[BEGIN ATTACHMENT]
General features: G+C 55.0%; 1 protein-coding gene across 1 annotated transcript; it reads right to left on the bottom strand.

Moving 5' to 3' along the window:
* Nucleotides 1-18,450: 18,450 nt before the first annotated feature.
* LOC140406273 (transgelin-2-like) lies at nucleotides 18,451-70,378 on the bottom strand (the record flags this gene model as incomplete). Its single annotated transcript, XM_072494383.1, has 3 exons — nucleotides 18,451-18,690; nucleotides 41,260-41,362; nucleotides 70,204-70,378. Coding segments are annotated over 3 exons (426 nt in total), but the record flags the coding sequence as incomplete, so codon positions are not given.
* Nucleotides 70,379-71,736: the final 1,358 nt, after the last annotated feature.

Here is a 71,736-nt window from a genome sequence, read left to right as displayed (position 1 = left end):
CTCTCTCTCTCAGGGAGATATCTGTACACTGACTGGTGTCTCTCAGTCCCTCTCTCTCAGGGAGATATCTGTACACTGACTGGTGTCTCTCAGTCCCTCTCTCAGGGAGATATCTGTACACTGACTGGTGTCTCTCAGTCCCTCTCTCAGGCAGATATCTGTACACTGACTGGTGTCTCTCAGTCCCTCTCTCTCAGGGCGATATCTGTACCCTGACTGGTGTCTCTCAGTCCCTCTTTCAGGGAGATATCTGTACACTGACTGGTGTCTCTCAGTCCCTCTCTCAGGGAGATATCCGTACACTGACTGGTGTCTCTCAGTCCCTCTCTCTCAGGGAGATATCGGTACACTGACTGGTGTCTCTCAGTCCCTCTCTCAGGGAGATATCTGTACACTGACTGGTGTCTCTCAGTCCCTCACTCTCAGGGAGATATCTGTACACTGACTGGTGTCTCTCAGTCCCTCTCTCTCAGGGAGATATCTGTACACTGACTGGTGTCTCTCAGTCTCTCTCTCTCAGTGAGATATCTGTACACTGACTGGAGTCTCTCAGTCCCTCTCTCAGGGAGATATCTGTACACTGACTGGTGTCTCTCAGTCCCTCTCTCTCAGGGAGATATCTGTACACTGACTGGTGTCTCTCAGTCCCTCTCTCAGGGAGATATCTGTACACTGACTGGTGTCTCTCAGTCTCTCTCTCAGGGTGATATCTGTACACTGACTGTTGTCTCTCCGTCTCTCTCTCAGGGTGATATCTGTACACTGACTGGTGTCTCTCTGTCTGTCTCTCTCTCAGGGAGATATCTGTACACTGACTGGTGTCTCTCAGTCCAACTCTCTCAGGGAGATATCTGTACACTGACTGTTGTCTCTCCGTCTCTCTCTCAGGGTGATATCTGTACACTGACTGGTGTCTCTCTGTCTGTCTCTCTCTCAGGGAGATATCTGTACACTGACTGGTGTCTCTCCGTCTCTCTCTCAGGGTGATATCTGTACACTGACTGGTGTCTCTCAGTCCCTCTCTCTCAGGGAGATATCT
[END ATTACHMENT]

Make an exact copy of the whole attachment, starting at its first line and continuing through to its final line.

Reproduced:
General features: G+C 55.0%; 1 protein-coding gene across 1 annotated transcript; it reads right to left on the bottom strand.

Moving 5' to 3' along the window:
* Nucleotides 1-18,450: 18,450 nt before the first annotated feature.
* LOC140406273 (transgelin-2-like) lies at nucleotides 18,451-70,378 on the bottom strand (the record flags this gene model as incomplete). Its single annotated transcript, XM_072494383.1, has 3 exons — nucleotides 18,451-18,690; nucleotides 41,260-41,362; nucleotides 70,204-70,378. Coding segments are annotated over 3 exons (426 nt in total), but the record flags the coding sequence as incomplete, so codon positions are not given.
* Nucleotides 70,379-71,736: the final 1,358 nt, after the last annotated feature.

Here is a 71,736-nt window from a genome sequence, read left to right as displayed (position 1 = left end):
CTCTCTCTCTCAGGGAGATATCTGTACACTGACTGGTGTCTCTCAGTCCCTCTCTCTCAGGGAGATATCTGTACACTGACTGGTGTCTCTCAGTCCCTCTCTCAGGGAGATATCTGTACACTGACTGGTGTCTCTCAGTCCCTCTCTCAGGCAGATATCTGTACACTGACTGGTGTCTCTCAGTCCCTCTCTCTCAGGGCGATATCTGTACCCTGACTGGTGTCTCTCAGTCCCTCTTTCAGGGAGATATCTGTACACTGACTGGTGTCTCTCAGTCCCTCTCTCAGGGAGATATCCGTACACTGACTGGTGTCTCTCAGTCCCTCTCTCTCAGGGAGATATCGGTACACTGACTGGTGTCTCTCAGTCCCTCTCTCAGGGAGATATCTGTACACTGACTGGTGTCTCTCAGTCCCTCACTCTCAGGGAGATATCTGTACACTGACTGGTGTCTCTCAGTCCCTCTCTCTCAGGGAGATATCTGTACACTGACTGGTGTCTCTCAGTCTCTCTCTCTCAGTGAGATATCTGTACACTGACTGGAGTCTCTCAGTCCCTCTCTCAGGGAGATATCTGTACACTGACTGGTGTCTCTCAGTCCCTCTCTCTCAGGGAGATATCTGTACACTGACTGGTGTCTCTCAGTCCCTCTCTCAGGGAGATATCTGTACACTGACTGGTGTCTCTCAGTCTCTCTCTCAGGGTGATATCTGTACACTGACTGTTGTCTCTCCGTCTCTCTCTCAGGGTGATATCTGTACACTGACTGGTGTCTCTCTGTCTGTCTCTCTCTCAGGGAGATATCTGTACACTGACTGGTGTCTCTCAGTCCAACTCTCTCAGGGAGATATCTGTACACTGACTGTTGTCTCTCCGTCTCTCTCTCAGGGTGATATCTGTACACTGACTGGTGTCTCTCTGTCTGTCTCTCTCTCAGGGAGATATCTGTACACTGACTGGTGTCTCTCCGTCTCTCTCTCAGGGTGATATCTGTACACTGACTGGTGTCTCTCAGTCCCTCTCTCTCAGGGAGATATCT